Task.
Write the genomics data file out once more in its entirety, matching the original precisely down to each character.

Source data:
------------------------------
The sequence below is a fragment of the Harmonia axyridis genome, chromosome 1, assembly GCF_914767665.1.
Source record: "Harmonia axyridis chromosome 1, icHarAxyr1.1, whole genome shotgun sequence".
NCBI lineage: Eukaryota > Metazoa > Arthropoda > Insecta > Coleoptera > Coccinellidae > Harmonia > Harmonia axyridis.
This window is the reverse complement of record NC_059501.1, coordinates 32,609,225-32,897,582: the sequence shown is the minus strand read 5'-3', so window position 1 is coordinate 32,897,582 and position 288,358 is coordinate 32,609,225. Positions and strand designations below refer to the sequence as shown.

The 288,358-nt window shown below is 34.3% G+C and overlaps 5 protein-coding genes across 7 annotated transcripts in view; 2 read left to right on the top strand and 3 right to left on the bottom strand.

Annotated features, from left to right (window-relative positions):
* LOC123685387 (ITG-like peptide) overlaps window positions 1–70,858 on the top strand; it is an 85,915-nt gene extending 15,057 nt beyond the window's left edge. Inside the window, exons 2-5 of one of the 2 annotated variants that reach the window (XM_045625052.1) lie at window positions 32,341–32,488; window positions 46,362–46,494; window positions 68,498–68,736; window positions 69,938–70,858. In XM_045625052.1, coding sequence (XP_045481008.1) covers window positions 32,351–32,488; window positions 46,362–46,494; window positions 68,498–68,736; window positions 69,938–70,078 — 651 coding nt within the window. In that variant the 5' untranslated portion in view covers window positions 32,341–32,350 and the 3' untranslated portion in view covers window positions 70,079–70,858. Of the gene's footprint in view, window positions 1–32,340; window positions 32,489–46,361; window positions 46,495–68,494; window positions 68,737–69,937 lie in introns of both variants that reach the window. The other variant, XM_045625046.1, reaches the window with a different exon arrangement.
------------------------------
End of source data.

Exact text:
The sequence below is a fragment of the Harmonia axyridis genome, chromosome 1, assembly GCF_914767665.1.
Source record: "Harmonia axyridis chromosome 1, icHarAxyr1.1, whole genome shotgun sequence".
NCBI lineage: Eukaryota > Metazoa > Arthropoda > Insecta > Coleoptera > Coccinellidae > Harmonia > Harmonia axyridis.
This window is the reverse complement of record NC_059501.1, coordinates 32,609,225-32,897,582: the sequence shown is the minus strand read 5'-3', so window position 1 is coordinate 32,897,582 and position 288,358 is coordinate 32,609,225. Positions and strand designations below refer to the sequence as shown.

The 288,358-nt window shown below is 34.3% G+C and overlaps 5 protein-coding genes across 7 annotated transcripts in view; 2 read left to right on the top strand and 3 right to left on the bottom strand.

Annotated features, from left to right (window-relative positions):
* LOC123685387 (ITG-like peptide) overlaps window positions 1–70,858 on the top strand; it is an 85,915-nt gene extending 15,057 nt beyond the window's left edge. Inside the window, exons 2-5 of one of the 2 annotated variants that reach the window (XM_045625052.1) lie at window positions 32,341–32,488; window positions 46,362–46,494; window positions 68,498–68,736; window positions 69,938–70,858. In XM_045625052.1, coding sequence (XP_045481008.1) covers window positions 32,351–32,488; window positions 46,362–46,494; window positions 68,498–68,736; window positions 69,938–70,078 — 651 coding nt within the window. In that variant the 5' untranslated portion in view covers window positions 32,341–32,350 and the 3' untranslated portion in view covers window positions 70,079–70,858. Of the gene's footprint in view, window positions 1–32,340; window positions 32,489–46,361; window positions 46,495–68,494; window positions 68,737–69,937 lie in introns of both variants that reach the window. The other variant, XM_045625046.1, reaches the window with a different exon arrangement.